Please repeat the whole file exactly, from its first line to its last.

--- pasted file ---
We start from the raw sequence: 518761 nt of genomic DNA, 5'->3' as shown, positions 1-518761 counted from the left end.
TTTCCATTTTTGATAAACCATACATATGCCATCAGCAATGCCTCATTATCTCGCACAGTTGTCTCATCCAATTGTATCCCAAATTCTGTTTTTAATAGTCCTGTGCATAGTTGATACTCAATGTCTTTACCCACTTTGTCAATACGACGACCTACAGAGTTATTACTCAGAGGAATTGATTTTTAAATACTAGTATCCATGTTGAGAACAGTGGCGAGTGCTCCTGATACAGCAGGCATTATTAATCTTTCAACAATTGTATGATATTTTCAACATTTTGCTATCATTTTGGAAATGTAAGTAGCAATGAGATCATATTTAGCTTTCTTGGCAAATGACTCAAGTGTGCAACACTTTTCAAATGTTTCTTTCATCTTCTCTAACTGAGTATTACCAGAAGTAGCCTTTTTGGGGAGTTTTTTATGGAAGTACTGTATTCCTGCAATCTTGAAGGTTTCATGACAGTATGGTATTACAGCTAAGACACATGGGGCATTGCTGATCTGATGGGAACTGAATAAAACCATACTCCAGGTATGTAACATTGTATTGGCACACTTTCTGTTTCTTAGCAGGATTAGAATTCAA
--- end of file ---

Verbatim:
We start from the raw sequence: 518761 nt of genomic DNA, 5'->3' as shown, positions 1-518761 counted from the left end.
TTTCCATTTTTGATAAACCATACATATGCCATCAGCAATGCCTCATTATCTCGCACAGTTGTCTCATCCAATTGTATCCCAAATTCTGTTTTTAATAGTCCTGTGCATAGTTGATACTCAATGTCTTTACCCACTTTGTCAATACGACGACCTACAGAGTTATTACTCAGAGGAATTGATTTTTAAATACTAGTATCCATGTTGAGAACAGTGGCGAGTGCTCCTGATACAGCAGGCATTATTAATCTTTCAACAATTGTATGATATTTTCAACATTTTGCTATCATTTTGGAAATGTAAGTAGCAATGAGATCATATTTAGCTTTCTTGGCAAATGACTCAAGTGTGCAACACTTTTCAAATGTTTCTTTCATCTTCTCTAACTGAGTATTACCAGAAGTAGCCTTTTTGGGGAGTTTTTTATGGAAGTACTGTATTCCTGCAATCTTGAAGGTTTCATGACAGTATGGTATTACAGCTAAGACACATGGGGCATTGCTGATCTGATGGGAACTGAATAAAACCATACTCCAGGTATGTAACATTGTATTGGCACACTTTCTGTTTCTTAGCAGGATTAGAATTCAA